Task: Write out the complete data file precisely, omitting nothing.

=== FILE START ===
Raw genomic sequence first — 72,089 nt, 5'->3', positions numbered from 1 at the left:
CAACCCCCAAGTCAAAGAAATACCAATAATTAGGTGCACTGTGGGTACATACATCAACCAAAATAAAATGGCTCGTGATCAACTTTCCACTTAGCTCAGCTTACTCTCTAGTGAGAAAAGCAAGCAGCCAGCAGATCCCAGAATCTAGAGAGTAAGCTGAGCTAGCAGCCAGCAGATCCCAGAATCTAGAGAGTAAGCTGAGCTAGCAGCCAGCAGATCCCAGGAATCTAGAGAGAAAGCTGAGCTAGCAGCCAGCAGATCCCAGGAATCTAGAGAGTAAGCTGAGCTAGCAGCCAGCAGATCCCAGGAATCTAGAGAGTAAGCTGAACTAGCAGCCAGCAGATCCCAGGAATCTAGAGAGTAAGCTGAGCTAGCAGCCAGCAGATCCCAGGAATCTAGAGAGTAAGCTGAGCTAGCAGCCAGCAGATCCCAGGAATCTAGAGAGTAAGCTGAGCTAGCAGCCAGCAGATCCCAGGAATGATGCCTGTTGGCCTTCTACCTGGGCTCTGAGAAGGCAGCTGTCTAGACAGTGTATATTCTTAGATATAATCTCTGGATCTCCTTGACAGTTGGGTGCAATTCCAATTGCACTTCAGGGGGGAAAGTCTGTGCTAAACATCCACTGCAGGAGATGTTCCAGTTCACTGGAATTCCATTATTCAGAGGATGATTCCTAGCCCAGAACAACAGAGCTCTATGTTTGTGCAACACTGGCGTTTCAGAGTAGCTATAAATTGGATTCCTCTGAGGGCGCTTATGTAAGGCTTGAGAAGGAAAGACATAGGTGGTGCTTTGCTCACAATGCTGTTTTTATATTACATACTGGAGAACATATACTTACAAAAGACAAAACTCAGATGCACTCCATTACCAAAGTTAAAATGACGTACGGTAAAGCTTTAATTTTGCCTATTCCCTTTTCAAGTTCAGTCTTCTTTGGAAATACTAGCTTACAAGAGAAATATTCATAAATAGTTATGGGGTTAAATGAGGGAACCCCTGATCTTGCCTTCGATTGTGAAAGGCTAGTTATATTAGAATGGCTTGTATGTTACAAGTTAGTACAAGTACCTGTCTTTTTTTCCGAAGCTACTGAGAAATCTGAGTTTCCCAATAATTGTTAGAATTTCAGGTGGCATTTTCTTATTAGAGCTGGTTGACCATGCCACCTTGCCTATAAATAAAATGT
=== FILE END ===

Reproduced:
Raw genomic sequence first — 72,089 nt, 5'->3', positions numbered from 1 at the left:
CAACCCCCAAGTCAAAGAAATACCAATAATTAGGTGCACTGTGGGTACATACATCAACCAAAATAAAATGGCTCGTGATCAACTTTCCACTTAGCTCAGCTTACTCTCTAGTGAGAAAAGCAAGCAGCCAGCAGATCCCAGAATCTAGAGAGTAAGCTGAGCTAGCAGCCAGCAGATCCCAGAATCTAGAGAGTAAGCTGAGCTAGCAGCCAGCAGATCCCAGGAATCTAGAGAGAAAGCTGAGCTAGCAGCCAGCAGATCCCAGGAATCTAGAGAGTAAGCTGAGCTAGCAGCCAGCAGATCCCAGGAATCTAGAGAGTAAGCTGAACTAGCAGCCAGCAGATCCCAGGAATCTAGAGAGTAAGCTGAGCTAGCAGCCAGCAGATCCCAGGAATCTAGAGAGTAAGCTGAGCTAGCAGCCAGCAGATCCCAGGAATCTAGAGAGTAAGCTGAGCTAGCAGCCAGCAGATCCCAGGAATGATGCCTGTTGGCCTTCTACCTGGGCTCTGAGAAGGCAGCTGTCTAGACAGTGTATATTCTTAGATATAATCTCTGGATCTCCTTGACAGTTGGGTGCAATTCCAATTGCACTTCAGGGGGGAAAGTCTGTGCTAAACATCCACTGCAGGAGATGTTCCAGTTCACTGGAATTCCATTATTCAGAGGATGATTCCTAGCCCAGAACAACAGAGCTCTATGTTTGTGCAACACTGGCGTTTCAGAGTAGCTATAAATTGGATTCCTCTGAGGGCGCTTATGTAAGGCTTGAGAAGGAAAGACATAGGTGGTGCTTTGCTCACAATGCTGTTTTTATATTACATACTGGAGAACATATACTTACAAAAGACAAAACTCAGATGCACTCCATTACCAAAGTTAAAATGACGTACGGTAAAGCTTTAATTTTGCCTATTCCCTTTTCAAGTTCAGTCTTCTTTGGAAATACTAGCTTACAAGAGAAATATTCATAAATAGTTATGGGGTTAAATGAGGGAACCCCTGATCTTGCCTTCGATTGTGAAAGGCTAGTTATATTAGAATGGCTTGTATGTTACAAGTTAGTACAAGTACCTGTCTTTTTTTCCGAAGCTACTGAGAAATCTGAGTTTCCCAATAATTGTTAGAATTTCAGGTGGCATTTTCTTATTAGAGCTGGTTGACCATGCCACCTTGCCTATAAATAAAATGT